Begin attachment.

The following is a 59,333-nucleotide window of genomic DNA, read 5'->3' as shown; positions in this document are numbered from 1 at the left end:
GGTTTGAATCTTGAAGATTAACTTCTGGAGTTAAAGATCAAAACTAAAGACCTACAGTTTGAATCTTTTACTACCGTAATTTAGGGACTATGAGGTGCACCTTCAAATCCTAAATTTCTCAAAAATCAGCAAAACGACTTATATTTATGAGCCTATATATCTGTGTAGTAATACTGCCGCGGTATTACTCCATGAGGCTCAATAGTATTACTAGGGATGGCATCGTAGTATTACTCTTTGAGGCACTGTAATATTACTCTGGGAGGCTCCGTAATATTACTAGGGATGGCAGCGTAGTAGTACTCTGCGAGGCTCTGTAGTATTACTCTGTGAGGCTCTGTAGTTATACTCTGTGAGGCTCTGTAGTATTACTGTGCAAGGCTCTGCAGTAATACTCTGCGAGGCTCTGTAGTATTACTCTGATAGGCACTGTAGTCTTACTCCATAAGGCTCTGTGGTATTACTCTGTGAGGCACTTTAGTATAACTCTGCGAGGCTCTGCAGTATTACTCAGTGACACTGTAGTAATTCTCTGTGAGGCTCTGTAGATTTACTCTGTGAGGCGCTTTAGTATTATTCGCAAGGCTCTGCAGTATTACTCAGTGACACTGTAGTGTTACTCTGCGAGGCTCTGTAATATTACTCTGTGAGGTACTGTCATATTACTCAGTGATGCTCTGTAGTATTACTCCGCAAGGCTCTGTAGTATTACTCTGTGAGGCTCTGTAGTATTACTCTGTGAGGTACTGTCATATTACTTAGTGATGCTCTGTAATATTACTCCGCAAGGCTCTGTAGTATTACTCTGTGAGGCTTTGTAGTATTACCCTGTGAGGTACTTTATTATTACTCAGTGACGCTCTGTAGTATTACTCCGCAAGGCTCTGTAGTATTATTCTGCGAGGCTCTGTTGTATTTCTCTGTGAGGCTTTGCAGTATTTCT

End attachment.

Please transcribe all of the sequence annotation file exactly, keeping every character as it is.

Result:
The following is a 59,333-nucleotide window of genomic DNA, read 5'->3' as shown; positions in this document are numbered from 1 at the left end:
GGTTTGAATCTTGAAGATTAACTTCTGGAGTTAAAGATCAAAACTAAAGACCTACAGTTTGAATCTTTTACTACCGTAATTTAGGGACTATGAGGTGCACCTTCAAATCCTAAATTTCTCAAAAATCAGCAAAACGACTTATATTTATGAGCCTATATATCTGTGTAGTAATACTGCCGCGGTATTACTCCATGAGGCTCAATAGTATTACTAGGGATGGCATCGTAGTATTACTCTTTGAGGCACTGTAATATTACTCTGGGAGGCTCCGTAATATTACTAGGGATGGCAGCGTAGTAGTACTCTGCGAGGCTCTGTAGTATTACTCTGTGAGGCTCTGTAGTTATACTCTGTGAGGCTCTGTAGTATTACTGTGCAAGGCTCTGCAGTAATACTCTGCGAGGCTCTGTAGTATTACTCTGATAGGCACTGTAGTCTTACTCCATAAGGCTCTGTGGTATTACTCTGTGAGGCACTTTAGTATAACTCTGCGAGGCTCTGCAGTATTACTCAGTGACACTGTAGTAATTCTCTGTGAGGCTCTGTAGATTTACTCTGTGAGGCGCTTTAGTATTATTCGCAAGGCTCTGCAGTATTACTCAGTGACACTGTAGTGTTACTCTGCGAGGCTCTGTAATATTACTCTGTGAGGTACTGTCATATTACTCAGTGATGCTCTGTAGTATTACTCCGCAAGGCTCTGTAGTATTACTCTGTGAGGCTCTGTAGTATTACTCTGTGAGGTACTGTCATATTACTTAGTGATGCTCTGTAATATTACTCCGCAAGGCTCTGTAGTATTACTCTGTGAGGCTTTGTAGTATTACCCTGTGAGGTACTTTATTATTACTCAGTGACGCTCTGTAGTATTACTCCGCAAGGCTCTGTAGTATTATTCTGCGAGGCTCTGTTGTATTTCTCTGTGAGGCTTTGCAGTATTTCT